From its long and interesting history to the geography of its famous landscape, find out all you need to know about this beautiful county.
Famous for its beautiful beaches, Cornwall has the longest coastline in Britain, with 80% of its land mass surrounded by water
Little wonder, then, that there are more artists living in West Cornwall than anywhere else in the country. Cornwall isn’t just about coastline though (stunning as it is) – 10% of the UK’s heathland is in the county and 30% of the landscape has ‘Area of Outstanding Natural Beauty’ status.
Geography of Cornwall
Situated in the far south west of the UK, Cornwall has a distinctive landscape dotted with historical remains – from Bronze Age standing stones and stone circles to stark mine stacks, their iconic chimneys pointing towards the sky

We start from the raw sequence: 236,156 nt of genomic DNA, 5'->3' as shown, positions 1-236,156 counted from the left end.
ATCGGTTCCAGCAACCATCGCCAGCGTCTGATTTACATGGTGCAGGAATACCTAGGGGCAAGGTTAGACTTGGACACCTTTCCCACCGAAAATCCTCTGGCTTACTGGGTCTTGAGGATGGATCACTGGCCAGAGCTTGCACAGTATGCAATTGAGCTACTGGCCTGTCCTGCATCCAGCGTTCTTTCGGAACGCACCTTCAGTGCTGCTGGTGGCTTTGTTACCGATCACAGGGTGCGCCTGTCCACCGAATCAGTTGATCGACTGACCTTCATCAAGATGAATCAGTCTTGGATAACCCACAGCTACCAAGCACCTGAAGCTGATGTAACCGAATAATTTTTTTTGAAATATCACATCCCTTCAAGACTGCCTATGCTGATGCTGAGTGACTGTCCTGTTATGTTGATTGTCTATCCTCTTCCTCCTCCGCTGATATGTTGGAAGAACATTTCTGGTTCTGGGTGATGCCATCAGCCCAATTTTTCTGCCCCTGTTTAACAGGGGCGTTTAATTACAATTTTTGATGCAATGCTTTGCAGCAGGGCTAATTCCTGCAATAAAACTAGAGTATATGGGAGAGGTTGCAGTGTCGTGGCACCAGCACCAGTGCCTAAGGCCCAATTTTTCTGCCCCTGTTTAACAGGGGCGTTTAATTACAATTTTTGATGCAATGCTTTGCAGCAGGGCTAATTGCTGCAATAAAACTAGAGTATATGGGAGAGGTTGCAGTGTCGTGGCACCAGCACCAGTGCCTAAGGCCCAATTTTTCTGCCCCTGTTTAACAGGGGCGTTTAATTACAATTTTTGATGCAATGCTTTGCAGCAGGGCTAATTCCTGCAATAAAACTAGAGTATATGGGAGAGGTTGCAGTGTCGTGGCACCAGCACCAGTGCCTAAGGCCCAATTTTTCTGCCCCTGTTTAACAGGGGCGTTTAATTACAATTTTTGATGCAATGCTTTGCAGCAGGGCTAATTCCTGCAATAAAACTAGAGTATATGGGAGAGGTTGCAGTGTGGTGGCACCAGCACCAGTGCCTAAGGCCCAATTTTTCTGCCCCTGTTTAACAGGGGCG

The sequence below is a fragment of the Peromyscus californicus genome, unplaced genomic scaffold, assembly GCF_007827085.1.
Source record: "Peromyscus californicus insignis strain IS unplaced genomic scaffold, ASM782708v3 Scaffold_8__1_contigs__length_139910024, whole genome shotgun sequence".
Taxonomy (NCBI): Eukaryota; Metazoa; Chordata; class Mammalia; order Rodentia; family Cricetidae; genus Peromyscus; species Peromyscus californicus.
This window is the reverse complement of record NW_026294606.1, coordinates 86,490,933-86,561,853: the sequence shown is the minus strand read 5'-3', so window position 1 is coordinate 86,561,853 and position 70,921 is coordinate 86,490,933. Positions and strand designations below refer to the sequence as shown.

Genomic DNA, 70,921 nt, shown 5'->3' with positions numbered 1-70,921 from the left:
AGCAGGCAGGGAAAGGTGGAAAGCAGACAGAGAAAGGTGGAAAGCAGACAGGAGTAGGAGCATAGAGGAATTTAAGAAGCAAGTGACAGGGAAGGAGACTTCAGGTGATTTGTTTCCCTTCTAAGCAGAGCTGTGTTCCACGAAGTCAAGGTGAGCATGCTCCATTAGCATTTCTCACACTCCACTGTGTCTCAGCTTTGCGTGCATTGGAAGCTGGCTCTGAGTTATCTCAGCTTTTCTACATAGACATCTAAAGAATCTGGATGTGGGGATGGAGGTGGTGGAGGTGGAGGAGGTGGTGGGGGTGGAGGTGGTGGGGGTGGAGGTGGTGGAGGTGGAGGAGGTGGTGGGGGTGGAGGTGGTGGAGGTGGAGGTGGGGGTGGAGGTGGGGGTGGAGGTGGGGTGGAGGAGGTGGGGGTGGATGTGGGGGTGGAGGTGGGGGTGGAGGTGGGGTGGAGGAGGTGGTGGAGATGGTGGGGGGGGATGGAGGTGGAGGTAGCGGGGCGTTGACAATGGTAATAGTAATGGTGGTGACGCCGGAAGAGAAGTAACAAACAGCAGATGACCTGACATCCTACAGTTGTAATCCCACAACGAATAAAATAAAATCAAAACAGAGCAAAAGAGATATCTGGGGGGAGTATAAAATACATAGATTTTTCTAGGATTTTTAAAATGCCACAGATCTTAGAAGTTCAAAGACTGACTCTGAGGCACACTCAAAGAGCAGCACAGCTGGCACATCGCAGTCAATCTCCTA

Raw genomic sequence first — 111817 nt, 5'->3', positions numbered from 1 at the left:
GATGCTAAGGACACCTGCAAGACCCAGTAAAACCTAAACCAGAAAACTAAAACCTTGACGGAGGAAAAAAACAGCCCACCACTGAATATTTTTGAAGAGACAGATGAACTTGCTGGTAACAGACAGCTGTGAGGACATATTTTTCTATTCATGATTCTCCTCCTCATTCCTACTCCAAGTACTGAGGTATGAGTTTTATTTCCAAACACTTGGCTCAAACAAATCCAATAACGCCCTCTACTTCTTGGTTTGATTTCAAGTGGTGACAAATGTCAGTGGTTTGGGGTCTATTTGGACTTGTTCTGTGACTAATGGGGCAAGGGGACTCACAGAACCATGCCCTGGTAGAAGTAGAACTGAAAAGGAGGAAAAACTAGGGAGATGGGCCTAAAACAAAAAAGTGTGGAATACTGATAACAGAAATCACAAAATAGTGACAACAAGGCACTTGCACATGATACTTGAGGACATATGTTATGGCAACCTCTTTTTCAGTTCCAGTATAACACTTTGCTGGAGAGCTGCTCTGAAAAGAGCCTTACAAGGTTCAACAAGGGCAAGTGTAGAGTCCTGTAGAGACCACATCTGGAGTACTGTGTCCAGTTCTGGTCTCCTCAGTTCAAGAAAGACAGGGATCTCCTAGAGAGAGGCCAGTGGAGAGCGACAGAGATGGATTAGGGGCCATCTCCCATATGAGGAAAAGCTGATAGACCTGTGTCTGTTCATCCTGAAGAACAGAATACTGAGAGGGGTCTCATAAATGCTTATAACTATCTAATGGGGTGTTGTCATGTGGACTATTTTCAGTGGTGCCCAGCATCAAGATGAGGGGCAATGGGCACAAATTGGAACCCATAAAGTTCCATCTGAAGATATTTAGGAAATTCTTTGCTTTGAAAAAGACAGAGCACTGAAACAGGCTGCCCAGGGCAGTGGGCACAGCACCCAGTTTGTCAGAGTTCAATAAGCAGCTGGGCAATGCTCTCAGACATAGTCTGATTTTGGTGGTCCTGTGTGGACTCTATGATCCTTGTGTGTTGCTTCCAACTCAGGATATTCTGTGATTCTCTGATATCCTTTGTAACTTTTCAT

Cornwall’s coastline is legendary. As Poldark fans will know, dramatic cliffs give way to secluded coves, rocky outcrops and vast expanses of beach. Away from the sea, there is moorland, wooded valleys and a variety of market towns and villages. Visit Cornwall and be amazed by its geological diversity.
History of Cornwall
Cornwall’s history goes back to the Stone Age when farming became established and fortified settlements like Carn Brea were built
Through the many centuries since then, significant events and people have left their legacy in a county whose rich and fascinating heritage is evident in so many different ways.
There are two main road routes into Cornwall – the A30 which is now mostly dual carriageway from Exeter to the outskirts of Truro and the A38 which bypasses Plymouth and goes across the Tamar Bridge
There are some things that can only be experienced in Cornwall, from visiting the first ever parabolic antenna on earth to the simple pleasure of eating a Cornish pasty on a Cornish beach